First, the method 40 involves fabricating a regular array of raised micro-structures on a planar surface of a substrate, e.g., micro-structures 24 on substrate 14 as in FIGS. 1-2 (step 42). The raised micro-structures may be nearly vertical posts, nearly on-edge planes, or closed-cell structures such as a honeycomb or square mesh structures. The substrate may be a silicon wafer-substrate or an inorganic or organic planar dielectric substrate. The fabrication of the raised micro-structures may involve performing a conventional dry or wet etch of the surface of the substrate under the control of a mask or may involve performing a material deposition or growth under the control of a mask. The fabrication may alternatively involve the replication of such an array of raised micro-structures in a polymer, i.e., to form a polymer replica.

Second, the method 40 involves depositing a thin layer of anchoring material on the substrate that has been already patterned by the array of raised micro-structures (step 44). The layer of anchoring material covalently bonds to the substrate and is capable of covalently bonding to a selected hydrogel. The depositing of the layer of anchoring material may also require performing a separate activation step that changes the layer so that a selected hydrogel can be directly deposited or grown on the anchoring material.

An exemplary depositing step involves immersing a surface of a silicon wafer-substrate with a solution of 1-2 weight % of the epoxide poly(glycidylmethacrylate) (PGMA) in a 2-butanone solvent. The surface of the silicon wafer-substrate is kept in the solution for about 30 minutes at room temperature to allow the PGMA to adsorb onto the surface. Then, the surface is abundantly rinsed with 2-butanone to remove unattached polymer, e.g., leaving an adsorbed layer of about 1-2 nanometers of PGMA. Finally, the surface and adsorbed PGMA are stored for a time sufficient to produce covalent bonding between glycidyl groups of the PGMA and silanol groups on the silicon surface. Exemplary times are about 1 hour when the reaction proceeds at about 100 C. and overnight when the reaction proceeds at room temperature.

To enable the direct growth of hydrogel from the anchoring layer, an additional activation step is performed. An exemplary activation step includes immersing the PGMA coated silicon surface in a 1 weight % aqueous solution of acrylic acid for about 20 minutes at room temperature. The acrylic acid reacts with remaining glycidyl groups of the PGMA to graft acrylic acid groups onto the PGMA by the formation of ester bonds. A subsequent polymerization reaction will propagate from the grafted acrylic groups (as described below). The acrylic acid reaction may also make the anchoring material more hydrophilic.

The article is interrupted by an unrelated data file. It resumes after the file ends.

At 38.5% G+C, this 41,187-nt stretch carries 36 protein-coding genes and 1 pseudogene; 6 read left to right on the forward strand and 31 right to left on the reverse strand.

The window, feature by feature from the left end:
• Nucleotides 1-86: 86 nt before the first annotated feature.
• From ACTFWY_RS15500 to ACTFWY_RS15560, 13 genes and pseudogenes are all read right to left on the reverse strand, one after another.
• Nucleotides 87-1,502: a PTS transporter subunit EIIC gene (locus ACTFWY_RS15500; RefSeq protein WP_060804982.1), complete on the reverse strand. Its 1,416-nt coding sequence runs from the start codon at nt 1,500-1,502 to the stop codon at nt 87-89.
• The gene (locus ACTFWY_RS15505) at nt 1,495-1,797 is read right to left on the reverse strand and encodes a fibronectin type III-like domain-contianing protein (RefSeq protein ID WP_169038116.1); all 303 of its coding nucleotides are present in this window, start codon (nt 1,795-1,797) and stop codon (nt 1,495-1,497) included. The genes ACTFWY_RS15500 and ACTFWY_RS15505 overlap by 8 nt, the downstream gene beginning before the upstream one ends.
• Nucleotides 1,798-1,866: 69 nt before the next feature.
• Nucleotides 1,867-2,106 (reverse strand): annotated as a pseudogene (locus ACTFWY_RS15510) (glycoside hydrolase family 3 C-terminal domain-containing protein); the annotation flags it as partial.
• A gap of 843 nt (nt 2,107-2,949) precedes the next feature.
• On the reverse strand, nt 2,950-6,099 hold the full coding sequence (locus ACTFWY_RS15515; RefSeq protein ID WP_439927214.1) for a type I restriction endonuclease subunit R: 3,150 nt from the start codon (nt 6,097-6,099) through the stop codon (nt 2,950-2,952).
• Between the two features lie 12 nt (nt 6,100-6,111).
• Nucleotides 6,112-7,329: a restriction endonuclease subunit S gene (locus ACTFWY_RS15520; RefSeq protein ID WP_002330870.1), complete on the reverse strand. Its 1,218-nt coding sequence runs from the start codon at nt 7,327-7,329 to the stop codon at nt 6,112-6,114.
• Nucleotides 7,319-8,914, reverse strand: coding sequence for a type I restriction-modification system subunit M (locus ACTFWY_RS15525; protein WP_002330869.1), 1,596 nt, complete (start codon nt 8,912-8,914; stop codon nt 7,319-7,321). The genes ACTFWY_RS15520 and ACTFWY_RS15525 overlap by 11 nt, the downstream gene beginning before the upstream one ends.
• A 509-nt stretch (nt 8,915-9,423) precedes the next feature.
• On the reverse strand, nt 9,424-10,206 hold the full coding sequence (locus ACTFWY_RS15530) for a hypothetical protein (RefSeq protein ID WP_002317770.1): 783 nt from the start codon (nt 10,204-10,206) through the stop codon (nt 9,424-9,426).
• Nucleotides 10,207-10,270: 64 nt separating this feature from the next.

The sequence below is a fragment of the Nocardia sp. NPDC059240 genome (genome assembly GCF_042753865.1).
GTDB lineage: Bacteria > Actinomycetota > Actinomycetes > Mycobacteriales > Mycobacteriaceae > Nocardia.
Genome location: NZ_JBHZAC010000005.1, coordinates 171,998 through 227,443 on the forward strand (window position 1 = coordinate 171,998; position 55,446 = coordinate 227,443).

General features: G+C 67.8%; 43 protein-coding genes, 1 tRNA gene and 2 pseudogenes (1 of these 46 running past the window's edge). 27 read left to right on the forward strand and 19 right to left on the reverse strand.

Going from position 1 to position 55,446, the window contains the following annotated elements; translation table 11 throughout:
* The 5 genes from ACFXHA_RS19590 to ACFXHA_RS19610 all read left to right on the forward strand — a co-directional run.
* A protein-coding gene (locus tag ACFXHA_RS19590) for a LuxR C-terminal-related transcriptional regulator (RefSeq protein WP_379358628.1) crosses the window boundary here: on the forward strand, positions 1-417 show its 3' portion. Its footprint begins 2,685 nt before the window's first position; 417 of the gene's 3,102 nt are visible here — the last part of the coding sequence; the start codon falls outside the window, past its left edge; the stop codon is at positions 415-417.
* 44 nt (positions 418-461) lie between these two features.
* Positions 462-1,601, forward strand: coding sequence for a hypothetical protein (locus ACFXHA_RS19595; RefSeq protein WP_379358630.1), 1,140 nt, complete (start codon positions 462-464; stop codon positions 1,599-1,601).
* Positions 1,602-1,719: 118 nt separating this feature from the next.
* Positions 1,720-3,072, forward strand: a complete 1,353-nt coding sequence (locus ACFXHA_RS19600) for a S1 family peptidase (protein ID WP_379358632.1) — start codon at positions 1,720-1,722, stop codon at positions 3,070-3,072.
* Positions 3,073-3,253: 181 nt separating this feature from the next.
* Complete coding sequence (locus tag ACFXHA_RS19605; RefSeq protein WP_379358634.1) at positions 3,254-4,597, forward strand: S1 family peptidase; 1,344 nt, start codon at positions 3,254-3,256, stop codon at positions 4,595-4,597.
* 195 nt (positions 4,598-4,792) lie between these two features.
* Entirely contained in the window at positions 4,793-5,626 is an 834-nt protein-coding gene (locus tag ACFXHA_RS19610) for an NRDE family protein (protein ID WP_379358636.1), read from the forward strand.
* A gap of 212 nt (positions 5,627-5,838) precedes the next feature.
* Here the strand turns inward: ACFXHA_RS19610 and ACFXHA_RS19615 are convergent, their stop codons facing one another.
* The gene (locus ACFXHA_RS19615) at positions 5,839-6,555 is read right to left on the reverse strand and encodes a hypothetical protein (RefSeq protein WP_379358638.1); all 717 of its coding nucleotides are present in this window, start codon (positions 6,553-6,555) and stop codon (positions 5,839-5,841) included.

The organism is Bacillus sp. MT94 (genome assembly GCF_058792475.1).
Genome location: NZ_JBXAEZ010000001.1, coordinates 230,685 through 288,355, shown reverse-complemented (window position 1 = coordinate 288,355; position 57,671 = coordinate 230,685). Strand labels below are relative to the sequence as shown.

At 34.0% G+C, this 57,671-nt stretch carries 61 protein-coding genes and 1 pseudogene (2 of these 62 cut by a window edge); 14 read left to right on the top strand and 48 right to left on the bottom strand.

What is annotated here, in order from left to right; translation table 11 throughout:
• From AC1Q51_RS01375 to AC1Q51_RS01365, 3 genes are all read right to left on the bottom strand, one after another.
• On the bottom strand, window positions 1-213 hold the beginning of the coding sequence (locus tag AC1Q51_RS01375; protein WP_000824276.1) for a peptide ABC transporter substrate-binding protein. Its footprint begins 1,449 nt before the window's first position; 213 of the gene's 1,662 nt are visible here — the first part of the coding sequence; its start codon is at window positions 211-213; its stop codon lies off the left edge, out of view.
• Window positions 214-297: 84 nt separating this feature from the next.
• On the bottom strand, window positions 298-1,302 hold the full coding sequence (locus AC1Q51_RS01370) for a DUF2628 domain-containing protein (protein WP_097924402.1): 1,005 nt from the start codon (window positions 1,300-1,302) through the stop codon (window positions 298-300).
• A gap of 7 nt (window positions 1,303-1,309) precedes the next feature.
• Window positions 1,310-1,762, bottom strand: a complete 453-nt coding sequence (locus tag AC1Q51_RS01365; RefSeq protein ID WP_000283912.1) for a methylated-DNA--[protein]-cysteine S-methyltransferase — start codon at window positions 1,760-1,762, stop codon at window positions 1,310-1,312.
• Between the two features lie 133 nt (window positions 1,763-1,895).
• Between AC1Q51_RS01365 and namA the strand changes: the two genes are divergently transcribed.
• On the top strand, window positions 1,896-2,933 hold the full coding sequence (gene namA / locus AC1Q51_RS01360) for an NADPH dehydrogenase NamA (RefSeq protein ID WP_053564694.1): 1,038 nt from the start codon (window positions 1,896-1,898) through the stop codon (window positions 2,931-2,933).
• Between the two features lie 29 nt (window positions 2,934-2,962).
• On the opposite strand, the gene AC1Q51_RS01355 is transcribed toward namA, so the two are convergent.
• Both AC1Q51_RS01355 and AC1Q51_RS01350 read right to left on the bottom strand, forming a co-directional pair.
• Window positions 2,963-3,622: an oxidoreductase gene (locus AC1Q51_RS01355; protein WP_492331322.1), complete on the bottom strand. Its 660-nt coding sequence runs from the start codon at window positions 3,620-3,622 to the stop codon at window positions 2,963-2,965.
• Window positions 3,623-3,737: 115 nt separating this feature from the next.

A description related to forming a layer of anchoring material is given in U.S. Patent Publication No. 2004185260, published Sep. 23, 2004 for U.S. application Ser. No. 10/773,120, which was filed Feb. 5, 2004. This published patent application is incorporated herein by reference in its entirety.

Third, the method 40 includes growing a hydrogel layer from the layer of anchoring material via a polymerization reaction (step 46). To start the growth, a film of starting solution is coated onto the surface, e.g., the surface that has been prepared with an anchoring layer of activated PGMA layer as described above. An exemplary aqueous starting solution has about 40 weight % acrylamide monomers, about 0.5 weight % methylenebisacrylamide cross-linker molecules, about 0.5 weight % of a viscosity agent such as poly(acrylic acid), and about 1-4 weight % of free radical initiators such as ammonium persulfate. The growth is preferably performed in a confined region to reduce surface tension forces that may inhibit polymer growth directly from the anchoring layer. To produce a confined region, a flat poly(dimethylsiloxane) (PDMS) plate or ordinary glass slide may be pressed against the distal tips of the array of raised micro-structures after the surface has been coated with the starting solution. A pressure of about 100 Newtons per centimeter squared can maintain the PDMS plate or glass slide in contact with the raised micro-structures during the growth thereby maintaining the confined region. In the confined region, the reaction tends to grow the polymer molecules of hydrogel directly from the activated PGMA anchoring layer. To produce a hydrogel layer with a thickness of a few micrometers from the above-described starting solution, the polymerization reaction may be performed for about an hour at 50 C. Of course, the time for the polymerization reaction will vary with the desired thickness of the final hydrogel layer.

Fourth, the method 40 includes rinsing and re-hydrating the produced hydrogel layer (step 48). The rinse removes unreacted monomers and cross-linker molecules from the solution remaining on and in the structure. For the above-described starting solution, the rinse may be performed with distilled water at standard temperature for an hour or more. The rinsing can also re-hydrate and swell the resulting hydrogel layer, e.g., so that tips of the raised micro-structures do not protrude from the re-hydrated hydrogel layer.

Fifth, the method 40 may optionally include modifying the free surface of the re-hydrated hydrogel layer to provide said surface with a selected physical, chemical, or biological functionality (step 50). The selected chemical functionality will define the properties of the effective surface of the resulting apparatus when the hydrogel layer is in the swollen state.